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Title: The secular liturgical office in late medieval England
Author: Cheung Salisbury, Matthew R.
ISNI:       0000 0000 3945 545X
Awarding Body: University of Oxford
Current Institution: University of Oxford
Date of Award: 2014
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This thesis challenges existing preconceptions about the textual uniformity of the late medieval English Office liturgy. The received narrative is that all breviaries of the same liturgical Use are in large part identical. This study demonstrates that all complete, surviving manuscript breviaries and antiphonals of each secular liturgical Use of medieval England (dating from s.xiii – s.xvi) do share a common textual ‘fingerprint’ particular to each Use. But this is in large part restricted to the proper texts of universal or popular observances. Other features of these service books, even within the sources of the same Use, are subject to significant variation, influenced by local customs and hagiographical and textual priorities, and also by varying reception to liturgical prescriptions from ecclesiastical authorities. Distinct regional patterns, especially in the kalendar, are a principal result. Rubrics (giving details of ritual) and lessons (at Matins) in particular suggest that the manuscripts are witnesses to textual subfamilies, and that these represent succeeding stages of the promulgation of the major Uses across England. The identification of the characteristic features of each Use and the differentiation of regional patterns have resulted from treating each manuscript as a unique witness, a practice which is not common in liturgical studies, but one which gives the manuscripts greater value as historical sources. The unique character of each allows it to be situated in its temporal and intellectual context and indeed to illuminate that context. For instance, properties of individual manuscripts can be compared with other evidence for the prescription of liturgy in England in order to assess the efficacy of ecclesiastical orders of this nature. A descriptive catalogue of 115 manuscripts and transcriptions of their liturgical kalendars provide both a resource for further research and a proof of concept of the methodology.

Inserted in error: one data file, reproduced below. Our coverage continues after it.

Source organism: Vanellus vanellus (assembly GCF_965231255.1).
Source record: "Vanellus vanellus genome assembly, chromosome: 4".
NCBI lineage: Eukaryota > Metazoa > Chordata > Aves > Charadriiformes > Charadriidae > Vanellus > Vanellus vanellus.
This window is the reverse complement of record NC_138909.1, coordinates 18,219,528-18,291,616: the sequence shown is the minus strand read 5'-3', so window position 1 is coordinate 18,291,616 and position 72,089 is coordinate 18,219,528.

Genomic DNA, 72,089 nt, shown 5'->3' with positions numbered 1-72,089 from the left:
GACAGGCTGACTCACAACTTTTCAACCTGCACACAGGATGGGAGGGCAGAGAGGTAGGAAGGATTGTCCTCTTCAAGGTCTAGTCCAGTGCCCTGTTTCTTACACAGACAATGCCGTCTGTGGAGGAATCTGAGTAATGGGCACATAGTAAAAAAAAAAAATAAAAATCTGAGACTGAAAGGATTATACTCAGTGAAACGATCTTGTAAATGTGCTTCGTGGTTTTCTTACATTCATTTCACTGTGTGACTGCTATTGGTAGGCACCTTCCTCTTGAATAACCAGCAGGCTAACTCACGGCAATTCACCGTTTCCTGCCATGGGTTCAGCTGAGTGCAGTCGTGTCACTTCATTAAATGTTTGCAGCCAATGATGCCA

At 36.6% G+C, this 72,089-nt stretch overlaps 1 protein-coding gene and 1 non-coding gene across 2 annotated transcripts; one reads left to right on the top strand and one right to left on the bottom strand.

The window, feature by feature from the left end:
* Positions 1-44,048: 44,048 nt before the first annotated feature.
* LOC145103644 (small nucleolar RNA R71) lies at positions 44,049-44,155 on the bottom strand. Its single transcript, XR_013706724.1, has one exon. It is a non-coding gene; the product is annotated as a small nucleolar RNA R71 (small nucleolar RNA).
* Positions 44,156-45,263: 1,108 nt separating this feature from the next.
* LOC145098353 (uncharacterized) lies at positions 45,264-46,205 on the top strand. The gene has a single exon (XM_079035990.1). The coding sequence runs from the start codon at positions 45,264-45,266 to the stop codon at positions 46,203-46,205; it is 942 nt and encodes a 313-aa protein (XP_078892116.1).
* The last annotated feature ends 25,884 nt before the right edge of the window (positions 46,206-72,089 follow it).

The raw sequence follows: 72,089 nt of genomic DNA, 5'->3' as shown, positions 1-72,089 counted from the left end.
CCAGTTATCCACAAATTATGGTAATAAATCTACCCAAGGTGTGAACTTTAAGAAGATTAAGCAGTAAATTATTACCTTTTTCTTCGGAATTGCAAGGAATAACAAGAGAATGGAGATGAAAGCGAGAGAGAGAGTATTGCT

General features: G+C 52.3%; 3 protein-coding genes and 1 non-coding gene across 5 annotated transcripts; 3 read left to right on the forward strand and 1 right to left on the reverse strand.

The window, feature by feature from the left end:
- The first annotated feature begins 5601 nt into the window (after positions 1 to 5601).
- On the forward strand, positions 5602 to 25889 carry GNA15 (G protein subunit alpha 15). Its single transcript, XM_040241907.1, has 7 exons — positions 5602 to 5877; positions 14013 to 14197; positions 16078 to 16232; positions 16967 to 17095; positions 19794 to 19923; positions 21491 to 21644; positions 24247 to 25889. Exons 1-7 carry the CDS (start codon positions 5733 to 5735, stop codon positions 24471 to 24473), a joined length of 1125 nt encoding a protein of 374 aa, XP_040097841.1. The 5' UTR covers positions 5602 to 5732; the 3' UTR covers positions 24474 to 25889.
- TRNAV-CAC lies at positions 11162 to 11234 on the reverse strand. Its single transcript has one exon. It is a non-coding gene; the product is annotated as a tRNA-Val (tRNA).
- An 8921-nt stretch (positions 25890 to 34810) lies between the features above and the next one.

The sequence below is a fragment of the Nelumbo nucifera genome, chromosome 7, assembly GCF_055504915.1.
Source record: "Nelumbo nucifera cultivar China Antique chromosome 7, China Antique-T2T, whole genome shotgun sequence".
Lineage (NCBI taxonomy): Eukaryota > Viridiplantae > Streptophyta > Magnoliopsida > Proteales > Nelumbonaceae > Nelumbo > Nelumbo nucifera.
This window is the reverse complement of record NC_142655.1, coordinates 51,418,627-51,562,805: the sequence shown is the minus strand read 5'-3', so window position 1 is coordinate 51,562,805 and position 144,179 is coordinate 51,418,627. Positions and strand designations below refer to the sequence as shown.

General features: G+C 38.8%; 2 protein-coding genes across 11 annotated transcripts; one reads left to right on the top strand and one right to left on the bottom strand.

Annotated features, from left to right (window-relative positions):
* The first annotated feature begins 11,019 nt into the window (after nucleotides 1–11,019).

Supervisor: Sharpe, Richard; Dondi, Cristina Sponsor: SSHRC ; Colin Matthew Fund ; Scottish Borders Council ; Worcester College, Oxford
Qualification Name: Thesis (Ph.D.) Qualification Level: Doctoral
EThOS ID:  DOI: Not available
Keywords: History ; liturgy